Staff at the Securities and Exchange Commission (SEC) issued a bulletin Thursday addressing standards of conduct for broker-dealers and investment advisers in addressing their care obligations under Regulation Best Interest (Reg BI) and the Investment Advisers Act.
Reg BI, which took effect in 2020, requires financial professionals to act in the best interests of a customer when offering investment strategies involving securities. Compliance with the rule was highlighted by the SEC earlier this year as an area of examination priority in 2023 after examiners in January issued a risk alert listing deficiencies they found in broker-dealer’s efforts under the rule.
A key tenet of Reg BI is its care obligations, which require investment advisers to:
- Understand the potential risks, rewards, and costs associated with a product, investment strategy, account type, or series of transactions;
- Have a reasonable understanding of the retail investor’s investment profile; and
- Have a reasonable basis to conclude the recommendation or advice provided is in the investor’s best interest.
“Whether a recommendation or advice satisfies the care obligations is an objective evaluation, turning on the facts and circumstances of the particular recommendation or advice and the investment profile of the particular retail investor at the time the recommendation is made or when the advice is provided,” the SEC bulletin said. “When adopting and implementing reasonably designed policies and procedures regarding their care obligations, broker-dealers and investment advisers should tailor those policies and procedures, taking into consideration their particular business models and relationships with retail investors.”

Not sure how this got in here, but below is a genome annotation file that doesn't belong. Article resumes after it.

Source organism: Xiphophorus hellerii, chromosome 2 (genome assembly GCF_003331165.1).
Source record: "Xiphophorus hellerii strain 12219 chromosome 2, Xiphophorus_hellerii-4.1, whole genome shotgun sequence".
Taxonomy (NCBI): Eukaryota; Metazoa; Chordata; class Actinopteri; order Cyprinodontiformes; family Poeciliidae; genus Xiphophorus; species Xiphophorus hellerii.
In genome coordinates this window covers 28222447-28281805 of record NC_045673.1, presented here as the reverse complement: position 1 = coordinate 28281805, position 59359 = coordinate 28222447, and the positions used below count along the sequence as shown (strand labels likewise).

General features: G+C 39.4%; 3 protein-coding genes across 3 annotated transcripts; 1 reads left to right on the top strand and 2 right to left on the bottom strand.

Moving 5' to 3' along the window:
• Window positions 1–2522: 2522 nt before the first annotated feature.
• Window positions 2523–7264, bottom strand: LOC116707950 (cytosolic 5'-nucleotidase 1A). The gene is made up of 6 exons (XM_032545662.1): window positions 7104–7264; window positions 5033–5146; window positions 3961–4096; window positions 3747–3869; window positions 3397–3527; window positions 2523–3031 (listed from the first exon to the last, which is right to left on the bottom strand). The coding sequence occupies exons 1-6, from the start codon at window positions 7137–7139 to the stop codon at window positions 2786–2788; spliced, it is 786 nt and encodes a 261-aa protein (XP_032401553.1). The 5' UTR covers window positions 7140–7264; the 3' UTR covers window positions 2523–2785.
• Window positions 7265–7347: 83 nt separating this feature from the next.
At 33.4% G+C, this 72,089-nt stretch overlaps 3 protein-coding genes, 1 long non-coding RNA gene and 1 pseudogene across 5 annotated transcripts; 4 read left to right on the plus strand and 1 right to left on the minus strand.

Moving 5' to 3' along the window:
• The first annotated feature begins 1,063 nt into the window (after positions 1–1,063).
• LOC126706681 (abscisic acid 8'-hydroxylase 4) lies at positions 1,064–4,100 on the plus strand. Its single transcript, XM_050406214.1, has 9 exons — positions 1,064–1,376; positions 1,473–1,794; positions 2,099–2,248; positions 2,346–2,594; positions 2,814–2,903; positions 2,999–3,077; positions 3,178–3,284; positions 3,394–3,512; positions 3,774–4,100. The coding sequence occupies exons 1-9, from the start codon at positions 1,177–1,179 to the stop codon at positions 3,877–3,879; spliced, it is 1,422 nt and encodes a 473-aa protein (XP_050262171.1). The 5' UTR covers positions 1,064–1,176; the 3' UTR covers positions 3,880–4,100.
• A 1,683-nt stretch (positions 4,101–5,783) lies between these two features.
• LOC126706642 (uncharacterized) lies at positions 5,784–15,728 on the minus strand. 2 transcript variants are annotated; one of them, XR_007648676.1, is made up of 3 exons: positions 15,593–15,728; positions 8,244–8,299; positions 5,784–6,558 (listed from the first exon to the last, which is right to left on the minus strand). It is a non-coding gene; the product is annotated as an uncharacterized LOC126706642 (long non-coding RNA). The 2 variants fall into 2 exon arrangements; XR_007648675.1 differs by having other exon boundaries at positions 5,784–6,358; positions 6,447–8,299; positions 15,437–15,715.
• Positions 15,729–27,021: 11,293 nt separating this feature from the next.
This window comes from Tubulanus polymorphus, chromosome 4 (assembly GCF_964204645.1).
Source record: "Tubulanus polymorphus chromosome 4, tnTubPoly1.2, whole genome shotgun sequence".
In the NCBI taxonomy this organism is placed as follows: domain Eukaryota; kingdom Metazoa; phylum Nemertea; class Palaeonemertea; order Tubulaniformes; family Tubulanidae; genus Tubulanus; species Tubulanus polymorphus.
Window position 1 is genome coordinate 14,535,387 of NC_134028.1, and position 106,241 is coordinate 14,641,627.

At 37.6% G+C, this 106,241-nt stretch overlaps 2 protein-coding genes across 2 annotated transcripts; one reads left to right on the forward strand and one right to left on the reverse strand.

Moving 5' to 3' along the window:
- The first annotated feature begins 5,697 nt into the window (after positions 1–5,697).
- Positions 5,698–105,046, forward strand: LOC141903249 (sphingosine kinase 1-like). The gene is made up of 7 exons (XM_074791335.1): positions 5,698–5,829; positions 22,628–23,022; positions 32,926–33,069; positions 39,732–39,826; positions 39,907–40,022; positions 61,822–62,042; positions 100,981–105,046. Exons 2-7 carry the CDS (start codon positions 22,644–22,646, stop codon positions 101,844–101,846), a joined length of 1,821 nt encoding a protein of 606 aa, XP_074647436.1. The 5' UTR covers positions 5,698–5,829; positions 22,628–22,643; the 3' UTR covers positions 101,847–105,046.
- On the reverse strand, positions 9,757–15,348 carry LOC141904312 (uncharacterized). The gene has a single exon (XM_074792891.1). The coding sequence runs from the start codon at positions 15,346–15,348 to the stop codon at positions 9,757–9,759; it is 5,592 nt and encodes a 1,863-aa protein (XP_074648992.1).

The bulletin asked and addressed 20 questions regarding care obligations, including factors to consider in understanding an investment strategy, how and when to gather information for a retail investor’s investment profile, and when to consider reasonably available alternatives during the advisement period. Of note in this latter section was advice regarding complex or risky products, including crypto asset securities, and what it means to apply heightened scrutiny toward such products.
The bulletin also made clear a firm’s compliance procedures regarding the care obligations aren’t enough to protect the individual adviser from liability—financial professionals “remain responsible for personally understanding an investment or investment strategy before they recommend or provide advice with regard to that investment or investment strategy.”
The SEC in June announced its first enforcement action alleging violations of Reg BI by five brokers at California-based Western International Securities.